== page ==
Note that I am defining rich people and poor people not by how much money they have but by how they think. You may recall the movie, “The Pursuit of Happiness” with Will Smith. In that movie, he was poor most of the time. But he always thought like a rich person. He had reduced his expenses to near zero by living in a subway station and realized that was not the optimal way to live. His principle rich person thought, that anything is possible, was a prerequisite for him to become a person with a lot of money. You may know that this story is not just a nice happy-ending story – it is the true account of Christopher Gardner .

How you think is not your fault. You have inherited the scarcity mentality of our culture . Most people in our culture think like poor people and that’s why the top few percent have a concentration of the wealth. Notice that there is a bank on every corner in our country and each has a window sign urging you to come in and borrow their money at a very low interest rate. Yet, you think that money is scarce and hard to come by. Do you recall the dot-com boom? That era was earmarked by companies with no products, no revenues and no earnings easily able to raise billions of dollars from investors who couldn’t wait to get in line. So you see, money is abundant and only in your thoughts is it scarce.

There are plenty of formulas for making money. But before you implement the tactics, make a decision to think like a rich person. Once you do, reality appears very differently and the probability of success is greatly increased. Here’s how to think like a rich person.

Train Yourself to Think Like a Rich Person

Your Current Thought Your New Thought
I can’t afford that Let me write down three ways I would be able to afford that
I need to spend less I need to earn more
My job does not pay me enough In what ways can I be of value to people who will pay me?
I don’t have the education/smarts/motivation to be rich How can I offer my talents, skills and action to others in a way they will find valuable?
If I had a few more dollars, I would buy….. When I get together xx dollars, I will INVEST in….
Money is scarce Money is abundant and flows to my commitment and action to provide what others value
Times are tough/the economy is weak Never have there been so many people on earth free of poverty—people have more desires and more ability to pay for them than ever before


Editor’s Note: I think that more of us need to change the way that we think about money, and, by extension, we can decide to change your wealth.  It means having more than a budget for saving, but a budget for spending and investing that sets you up to increase your earnings and wealth.  You can change your wealth.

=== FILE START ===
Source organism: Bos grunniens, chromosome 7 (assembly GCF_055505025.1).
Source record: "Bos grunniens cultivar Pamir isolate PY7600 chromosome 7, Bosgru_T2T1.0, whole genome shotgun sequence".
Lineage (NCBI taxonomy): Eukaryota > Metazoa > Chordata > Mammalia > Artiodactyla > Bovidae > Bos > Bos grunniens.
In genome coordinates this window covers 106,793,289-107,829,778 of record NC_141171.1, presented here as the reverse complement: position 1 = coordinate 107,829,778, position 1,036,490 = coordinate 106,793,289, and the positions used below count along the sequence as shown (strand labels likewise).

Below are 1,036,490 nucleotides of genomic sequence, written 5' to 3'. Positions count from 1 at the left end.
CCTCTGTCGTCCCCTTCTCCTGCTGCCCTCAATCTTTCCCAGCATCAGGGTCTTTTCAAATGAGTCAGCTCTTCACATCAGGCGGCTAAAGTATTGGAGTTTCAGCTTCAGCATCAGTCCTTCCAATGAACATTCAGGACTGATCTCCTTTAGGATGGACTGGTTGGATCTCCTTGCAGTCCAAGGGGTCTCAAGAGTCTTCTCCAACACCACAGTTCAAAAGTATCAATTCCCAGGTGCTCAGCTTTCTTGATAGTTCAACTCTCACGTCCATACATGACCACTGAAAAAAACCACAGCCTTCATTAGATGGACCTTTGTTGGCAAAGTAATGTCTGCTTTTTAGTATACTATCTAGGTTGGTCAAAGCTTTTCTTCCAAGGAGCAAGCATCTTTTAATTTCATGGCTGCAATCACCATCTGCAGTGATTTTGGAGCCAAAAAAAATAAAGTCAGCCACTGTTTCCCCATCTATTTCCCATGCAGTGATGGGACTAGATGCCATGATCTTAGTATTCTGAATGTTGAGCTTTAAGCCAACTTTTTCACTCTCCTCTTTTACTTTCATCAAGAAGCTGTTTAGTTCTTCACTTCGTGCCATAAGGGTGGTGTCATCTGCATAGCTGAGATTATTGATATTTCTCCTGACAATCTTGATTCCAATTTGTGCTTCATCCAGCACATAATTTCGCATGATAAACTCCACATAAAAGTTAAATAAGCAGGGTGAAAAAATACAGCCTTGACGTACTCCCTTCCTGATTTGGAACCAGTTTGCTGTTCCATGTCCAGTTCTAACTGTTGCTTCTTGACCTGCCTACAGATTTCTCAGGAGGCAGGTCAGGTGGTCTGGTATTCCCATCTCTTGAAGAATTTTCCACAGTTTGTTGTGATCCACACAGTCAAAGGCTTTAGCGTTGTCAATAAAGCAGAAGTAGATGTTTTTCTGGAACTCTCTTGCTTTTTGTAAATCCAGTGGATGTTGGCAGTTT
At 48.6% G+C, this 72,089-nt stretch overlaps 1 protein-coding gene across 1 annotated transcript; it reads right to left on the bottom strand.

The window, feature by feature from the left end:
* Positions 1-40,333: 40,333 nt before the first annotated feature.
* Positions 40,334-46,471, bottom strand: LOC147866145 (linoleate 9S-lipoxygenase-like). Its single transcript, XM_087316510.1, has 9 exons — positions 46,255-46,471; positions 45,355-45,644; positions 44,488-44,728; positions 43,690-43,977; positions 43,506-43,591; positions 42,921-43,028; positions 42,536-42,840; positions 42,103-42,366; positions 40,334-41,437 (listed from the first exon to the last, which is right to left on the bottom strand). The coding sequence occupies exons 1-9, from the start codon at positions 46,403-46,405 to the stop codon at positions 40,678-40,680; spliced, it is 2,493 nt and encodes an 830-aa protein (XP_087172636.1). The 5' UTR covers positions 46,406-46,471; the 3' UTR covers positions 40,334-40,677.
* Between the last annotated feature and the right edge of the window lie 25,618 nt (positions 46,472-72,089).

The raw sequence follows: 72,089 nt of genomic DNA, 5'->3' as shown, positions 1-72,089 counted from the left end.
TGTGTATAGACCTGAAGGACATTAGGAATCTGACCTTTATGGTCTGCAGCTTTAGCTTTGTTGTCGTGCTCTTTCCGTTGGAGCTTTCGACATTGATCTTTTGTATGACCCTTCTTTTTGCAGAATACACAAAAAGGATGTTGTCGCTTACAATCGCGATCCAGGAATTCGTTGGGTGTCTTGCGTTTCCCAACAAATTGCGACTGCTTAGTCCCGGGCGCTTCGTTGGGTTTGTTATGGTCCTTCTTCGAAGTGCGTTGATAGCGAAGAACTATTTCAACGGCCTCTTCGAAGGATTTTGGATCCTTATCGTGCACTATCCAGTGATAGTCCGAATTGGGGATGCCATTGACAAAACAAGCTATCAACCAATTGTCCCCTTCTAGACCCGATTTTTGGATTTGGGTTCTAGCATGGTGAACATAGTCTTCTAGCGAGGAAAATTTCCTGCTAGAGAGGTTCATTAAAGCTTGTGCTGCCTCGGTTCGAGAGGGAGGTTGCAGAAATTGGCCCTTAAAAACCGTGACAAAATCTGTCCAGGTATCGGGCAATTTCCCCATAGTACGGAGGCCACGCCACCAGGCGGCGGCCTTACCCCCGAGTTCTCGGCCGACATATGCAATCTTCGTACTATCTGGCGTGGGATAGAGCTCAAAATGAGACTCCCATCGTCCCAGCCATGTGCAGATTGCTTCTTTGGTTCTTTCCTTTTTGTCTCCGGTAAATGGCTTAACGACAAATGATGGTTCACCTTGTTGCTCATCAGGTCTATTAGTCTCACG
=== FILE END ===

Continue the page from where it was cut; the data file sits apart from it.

Happy Blog-Day to Me!

On June 19, 2008, I posted a little post called “Welcome to Beating Broke“.  Yep.  662 posts later, Beating Broke has reached it’s 5th birthday.  That’s like 80 in blog years.  Seriously.  Something like 95% of blogs are dormant or just don’t exist anymore after 6 months.  You’ll have to excuse the obvious pride I have in having made it for 5 years.

Over the years, the site has grown quite a bit.  For instance, in the first 6 months of it’s existence, Beating Broke had 4,251 unique visitors to the site. In the last 6 months, there were 18,500 unique visitors.  Over the lifetime of the site, there have been nearly 103,000 unique visitors and almost 177,000 pageviews.  Sure, there are sites that do that in a month (or a day), but I still like those numbers.

There have been a few pretty popular posts.  In fact, the most popular post on the site has more visits than the entire site did in it’s entire first 6 months!  In case you’re curious, and to satisfy my own ego (it’s allowed today), here are the top 10 posts on the site for it’s first 5 years.

  1. Important Changes to Tax Credits and Deductions for 2011
  2. 1950 vs. Today: Have our Spending Habits Improved our Lives
  3. Five Foods you Shouldn’t Waste Your Money On
  4. Creating a Simple Budget the Beating Broke Way
  5. Quick and Easy Passive Income Ideas
  6. Lending Club – How I Select My Investments
  7. I Quit My Job – Overcoming the Fear
  8. Are Insurance Companies Just Big Ponzi Schemes
  9. Emigrant Bank Announces 3.75% Dollar Savings Direct (I miss those rates…)
  10. Benefits of Buying Certified Pre-Owned Cars

A pretty interesting mix, if I do say so myself.

Enough of the ego building though. :)  I’m looking forward to the next 5 years.

If you’ve read this far, I’d love to hear what you want to see more of here.  Leave a comment with your requests, suggestions, comments, dirty jokes, etc…